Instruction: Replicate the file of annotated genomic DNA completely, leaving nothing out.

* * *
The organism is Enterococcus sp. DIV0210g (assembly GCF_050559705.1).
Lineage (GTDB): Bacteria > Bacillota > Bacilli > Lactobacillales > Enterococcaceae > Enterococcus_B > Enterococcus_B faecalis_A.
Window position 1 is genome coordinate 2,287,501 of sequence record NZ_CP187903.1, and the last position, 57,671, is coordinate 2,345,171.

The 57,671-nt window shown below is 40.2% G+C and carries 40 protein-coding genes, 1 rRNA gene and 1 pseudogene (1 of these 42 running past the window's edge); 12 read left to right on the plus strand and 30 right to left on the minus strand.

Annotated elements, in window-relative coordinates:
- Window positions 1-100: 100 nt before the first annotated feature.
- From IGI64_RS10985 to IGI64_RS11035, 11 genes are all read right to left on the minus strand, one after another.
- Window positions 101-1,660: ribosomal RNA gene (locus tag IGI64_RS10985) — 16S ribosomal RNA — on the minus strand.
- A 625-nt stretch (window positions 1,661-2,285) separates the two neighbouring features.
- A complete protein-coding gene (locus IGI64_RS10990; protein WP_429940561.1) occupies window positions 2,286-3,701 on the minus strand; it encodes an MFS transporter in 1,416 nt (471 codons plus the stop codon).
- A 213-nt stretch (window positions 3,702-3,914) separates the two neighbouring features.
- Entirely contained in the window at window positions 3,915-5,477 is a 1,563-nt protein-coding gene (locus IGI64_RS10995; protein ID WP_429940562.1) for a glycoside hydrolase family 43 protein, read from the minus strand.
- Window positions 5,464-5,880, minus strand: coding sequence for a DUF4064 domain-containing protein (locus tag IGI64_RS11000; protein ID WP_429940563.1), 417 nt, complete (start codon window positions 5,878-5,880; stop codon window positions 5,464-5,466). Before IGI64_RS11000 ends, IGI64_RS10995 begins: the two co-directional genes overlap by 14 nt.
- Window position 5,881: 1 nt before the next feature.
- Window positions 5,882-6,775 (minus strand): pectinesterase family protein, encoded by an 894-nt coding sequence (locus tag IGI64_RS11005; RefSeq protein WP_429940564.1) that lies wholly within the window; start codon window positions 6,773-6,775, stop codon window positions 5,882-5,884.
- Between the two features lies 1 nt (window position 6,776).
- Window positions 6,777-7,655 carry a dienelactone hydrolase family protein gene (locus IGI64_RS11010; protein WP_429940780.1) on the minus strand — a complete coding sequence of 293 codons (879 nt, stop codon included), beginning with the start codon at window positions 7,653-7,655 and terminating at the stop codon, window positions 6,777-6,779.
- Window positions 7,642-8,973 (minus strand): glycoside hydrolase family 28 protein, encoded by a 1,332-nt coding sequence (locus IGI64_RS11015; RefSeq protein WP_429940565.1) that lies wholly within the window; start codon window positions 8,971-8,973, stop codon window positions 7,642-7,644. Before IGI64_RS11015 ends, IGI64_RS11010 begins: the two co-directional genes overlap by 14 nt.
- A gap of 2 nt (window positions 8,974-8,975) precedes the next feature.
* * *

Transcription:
The organism is Enterococcus sp. DIV0210g (assembly GCF_050559705.1).
Lineage (GTDB): Bacteria > Bacillota > Bacilli > Lactobacillales > Enterococcaceae > Enterococcus_B > Enterococcus_B faecalis_A.
Window position 1 is genome coordinate 2,287,501 of sequence record NZ_CP187903.1, and the last position, 57,671, is coordinate 2,345,171.

The 57,671-nt window shown below is 40.2% G+C and carries 40 protein-coding genes, 1 rRNA gene and 1 pseudogene (1 of these 42 running past the window's edge); 12 read left to right on the plus strand and 30 right to left on the minus strand.

Annotated elements, in window-relative coordinates:
- Window positions 1-100: 100 nt before the first annotated feature.
- From IGI64_RS10985 to IGI64_RS11035, 11 genes are all read right to left on the minus strand, one after another.
- Window positions 101-1,660: ribosomal RNA gene (locus tag IGI64_RS10985) — 16S ribosomal RNA — on the minus strand.
- A 625-nt stretch (window positions 1,661-2,285) separates the two neighbouring features.
- A complete protein-coding gene (locus IGI64_RS10990; protein WP_429940561.1) occupies window positions 2,286-3,701 on the minus strand; it encodes an MFS transporter in 1,416 nt (471 codons plus the stop codon).
- A 213-nt stretch (window positions 3,702-3,914) separates the two neighbouring features.
- Entirely contained in the window at window positions 3,915-5,477 is a 1,563-nt protein-coding gene (locus IGI64_RS10995; protein ID WP_429940562.1) for a glycoside hydrolase family 43 protein, read from the minus strand.
- Window positions 5,464-5,880, minus strand: coding sequence for a DUF4064 domain-containing protein (locus tag IGI64_RS11000; protein ID WP_429940563.1), 417 nt, complete (start codon window positions 5,878-5,880; stop codon window positions 5,464-5,466). Before IGI64_RS11000 ends, IGI64_RS10995 begins: the two co-directional genes overlap by 14 nt.
- Window position 5,881: 1 nt before the next feature.
- Window positions 5,882-6,775 (minus strand): pectinesterase family protein, encoded by an 894-nt coding sequence (locus tag IGI64_RS11005; RefSeq protein WP_429940564.1) that lies wholly within the window; start codon window positions 6,773-6,775, stop codon window positions 5,882-5,884.
- Between the two features lies 1 nt (window position 6,776).
- Window positions 6,777-7,655 carry a dienelactone hydrolase family protein gene (locus IGI64_RS11010; protein WP_429940780.1) on the minus strand — a complete coding sequence of 293 codons (879 nt, stop codon included), beginning with the start codon at window positions 7,653-7,655 and terminating at the stop codon, window positions 6,777-6,779.
- Window positions 7,642-8,973 (minus strand): glycoside hydrolase family 28 protein, encoded by a 1,332-nt coding sequence (locus IGI64_RS11015; RefSeq protein WP_429940565.1) that lies wholly within the window; start codon window positions 8,971-8,973, stop codon window positions 7,642-7,644. Before IGI64_RS11015 ends, IGI64_RS11010 begins: the two co-directional genes overlap by 14 nt.
- A gap of 2 nt (window positions 8,974-8,975) precedes the next feature.